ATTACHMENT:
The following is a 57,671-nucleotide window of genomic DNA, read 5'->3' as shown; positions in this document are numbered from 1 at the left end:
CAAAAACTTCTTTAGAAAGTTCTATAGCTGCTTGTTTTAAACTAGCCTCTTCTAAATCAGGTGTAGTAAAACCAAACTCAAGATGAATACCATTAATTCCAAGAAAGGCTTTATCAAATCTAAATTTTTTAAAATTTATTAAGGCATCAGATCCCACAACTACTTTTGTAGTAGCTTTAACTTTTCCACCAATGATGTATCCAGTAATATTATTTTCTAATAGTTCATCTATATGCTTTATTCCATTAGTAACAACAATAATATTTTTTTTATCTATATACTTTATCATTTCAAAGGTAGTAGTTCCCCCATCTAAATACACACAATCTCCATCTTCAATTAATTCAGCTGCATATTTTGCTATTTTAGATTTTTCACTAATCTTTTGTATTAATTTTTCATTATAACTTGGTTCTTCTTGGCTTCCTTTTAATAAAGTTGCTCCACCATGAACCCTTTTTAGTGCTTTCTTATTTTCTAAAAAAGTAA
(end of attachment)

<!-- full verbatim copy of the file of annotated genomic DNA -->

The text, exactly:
The following is a 57,671-nucleotide window of genomic DNA, read 5'->3' as shown; positions in this document are numbered from 1 at the left end:
CAAAAACTTCTTTAGAAAGTTCTATAGCTGCTTGTTTTAAACTAGCCTCTTCTAAATCAGGTGTAGTAAAACCAAACTCAAGATGAATACCATTAATTCCAAGAAAGGCTTTATCAAATCTAAATTTTTTAAAATTTATTAAGGCATCAGATCCCACAACTACTTTTGTAGTAGCTTTAACTTTTCCACCAATGATGTATCCAGTAATATTATTTTCTAATAGTTCATCTATATGCTTTATTCCATTAGTAACAACAATAATATTTTTTTTATCTATATACTTTATCATTTCAAAGGTAGTAGTTCCCCCATCTAAATACACACAATCTCCATCTTCAATTAATTCAGCTGCATATTTTGCTATTTTAGATTTTTCACTAATCTTTTGTATTAATTTTTCATTATAACTTGGTTCTTCTTGGCTTCCTTTTAATAAAGTTGCTCCACCATGAACCCTTTTTAGTGCTTTCTTATTTTCTAAAAAAGTAA